11 Ene Biomimetic Architecture: Nature as a Model, Measure and Mentor of Architecture
Biomimetic architecture is a movement that follows the biomimicry principle, first used by Janine Benyus in the book Biomimicry: Innovation Inspired by Nature. In her book she suggests that nature must become a model, a measure and a mentor for technological innovations. Biomimetic architecture has a specific goal: to create sustainable solutions in the construction industry through the comprehension of natural shapes present in our surroundings. Thanks to recent advances in material technical elaboration, digital images and different simulation tools that can be used for the development of an architectural project, new possibilities for biomimetic design have emerged.
Biomimetic architecture works in a multidisciplinary way. The study and comprehension of natural surroundings is more than just an aesthetical inspiration: it’s a guide to solve the problems and challenges that a building can face regarding function, adaptability and even energy use. Biomimetic has been applied for several innovative architectural projects, which have provided significant advances in terms of sustainability. Here are some interesting examples.
This theatre, which was opened in 2002 near Singapore River, imitates the semi-rigid skin and spines of the fruits that grow in the durians. The facade allows sunlight to illuminate during daytime without it overheating the inside of the building.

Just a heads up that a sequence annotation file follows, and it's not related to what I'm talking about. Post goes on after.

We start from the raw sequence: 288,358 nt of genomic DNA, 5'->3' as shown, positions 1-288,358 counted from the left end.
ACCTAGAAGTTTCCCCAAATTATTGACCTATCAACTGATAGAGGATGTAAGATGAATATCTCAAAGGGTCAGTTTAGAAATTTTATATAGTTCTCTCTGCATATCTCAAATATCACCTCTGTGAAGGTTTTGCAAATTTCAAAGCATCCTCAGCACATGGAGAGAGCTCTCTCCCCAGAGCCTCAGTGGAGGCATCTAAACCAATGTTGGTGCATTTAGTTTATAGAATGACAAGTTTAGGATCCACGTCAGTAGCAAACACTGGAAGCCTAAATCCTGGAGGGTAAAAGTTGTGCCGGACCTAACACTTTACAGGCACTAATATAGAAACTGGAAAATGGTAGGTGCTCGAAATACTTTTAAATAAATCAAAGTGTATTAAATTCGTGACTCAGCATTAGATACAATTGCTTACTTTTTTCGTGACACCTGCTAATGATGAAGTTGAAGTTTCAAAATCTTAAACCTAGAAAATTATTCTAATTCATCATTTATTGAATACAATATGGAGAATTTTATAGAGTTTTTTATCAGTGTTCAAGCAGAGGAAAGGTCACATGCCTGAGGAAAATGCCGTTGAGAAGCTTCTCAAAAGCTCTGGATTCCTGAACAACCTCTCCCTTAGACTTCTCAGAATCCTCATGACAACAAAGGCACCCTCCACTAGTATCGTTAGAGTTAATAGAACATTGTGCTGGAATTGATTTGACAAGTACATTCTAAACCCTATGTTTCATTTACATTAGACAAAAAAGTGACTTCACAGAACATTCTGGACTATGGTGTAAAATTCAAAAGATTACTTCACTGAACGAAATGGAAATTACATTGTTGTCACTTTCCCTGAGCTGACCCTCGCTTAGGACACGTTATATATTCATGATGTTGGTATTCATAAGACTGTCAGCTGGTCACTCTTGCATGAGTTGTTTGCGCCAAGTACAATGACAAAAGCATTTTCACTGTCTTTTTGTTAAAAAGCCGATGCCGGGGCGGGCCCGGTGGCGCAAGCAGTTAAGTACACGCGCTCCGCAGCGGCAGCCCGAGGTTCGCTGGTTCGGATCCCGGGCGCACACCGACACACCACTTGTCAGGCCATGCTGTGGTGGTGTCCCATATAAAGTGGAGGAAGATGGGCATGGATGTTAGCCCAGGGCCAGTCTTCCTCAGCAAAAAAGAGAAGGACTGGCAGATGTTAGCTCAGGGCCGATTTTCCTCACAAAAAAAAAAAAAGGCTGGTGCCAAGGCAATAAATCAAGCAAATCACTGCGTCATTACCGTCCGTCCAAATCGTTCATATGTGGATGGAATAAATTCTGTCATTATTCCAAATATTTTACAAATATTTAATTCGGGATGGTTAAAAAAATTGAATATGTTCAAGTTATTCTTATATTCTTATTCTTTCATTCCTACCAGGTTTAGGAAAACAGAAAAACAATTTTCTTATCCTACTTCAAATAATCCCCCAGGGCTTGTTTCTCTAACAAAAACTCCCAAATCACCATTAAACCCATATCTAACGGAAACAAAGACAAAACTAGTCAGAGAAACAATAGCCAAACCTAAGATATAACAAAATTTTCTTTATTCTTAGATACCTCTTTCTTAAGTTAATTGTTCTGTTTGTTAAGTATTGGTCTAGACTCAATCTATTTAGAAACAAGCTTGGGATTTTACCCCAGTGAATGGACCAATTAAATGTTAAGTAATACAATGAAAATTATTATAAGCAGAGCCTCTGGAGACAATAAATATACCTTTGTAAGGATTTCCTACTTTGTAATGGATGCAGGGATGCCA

This architectural complex that hosts a mall and offices was designed by Mick Pearce and was opened in 1996 in Harare, Zimbabwe. The Eastgate Center was probably the first building in the world that used a ventilation and refrigeration system based on natural means. Pearce himself, in his website, states that this building imitates the gigantic monticules that termites build in order to preserve the temperature of the fungi they eat. In the case of this project, the concrete mass heats or cools the wind that enters the building.
30 St Mary Axe
This tower, which was opened in 2004, is one of the most iconic skyscrapers in the United Kingdom. Also known as The Gherkin, this building is 180 m tall. The Gherkin was one of the first environmentally progressist buildings in London: it has a ventilation system similar to the one of sponges and sea anemone. Its cylindrical structure was designed to filter air and create a mixed ventilation system that cooperates with the inside of the building. The exterior of the construction acts as a slow filter for hot air. Its curved shape imitates the mechanism of the anemone’s spicules, propelling the air towards the upper side of the building, thus regulating temperature and reducing the use of air conditioning by 50%.
These initiatives prove there’s lots of things we still have to learn from nature. Have you heard of similar projects? Have you worked with biomimetic architecture? We’d love to know your opinions on this matter!
- Biomimetic Architecture: Green Building in Zimbabwe Modeled After Termite Mounds, Inhabitat, https://inhabitat.com/building-modelled-on-termites-eastgate-centre-in-zimbabwe/
- Biomimetic architecture and its role in sustainability, Brunel University London https://inhabitat.com/building-modelled-on-termites-eastgate-centre-in-zimbabwe/
- What is Biomimetic Architecture and why young Architects should know about it, Rethinking the future, https://www.re-thinkingthefuture.com/rtf-fresh-perspectives/a539-what-is-biomimetic-architecture-and-why-young-architects-should-know-about-it/
- Biomimicry architecture, Mike Pearce site, https://www.mickpearce.com/biomimicry.html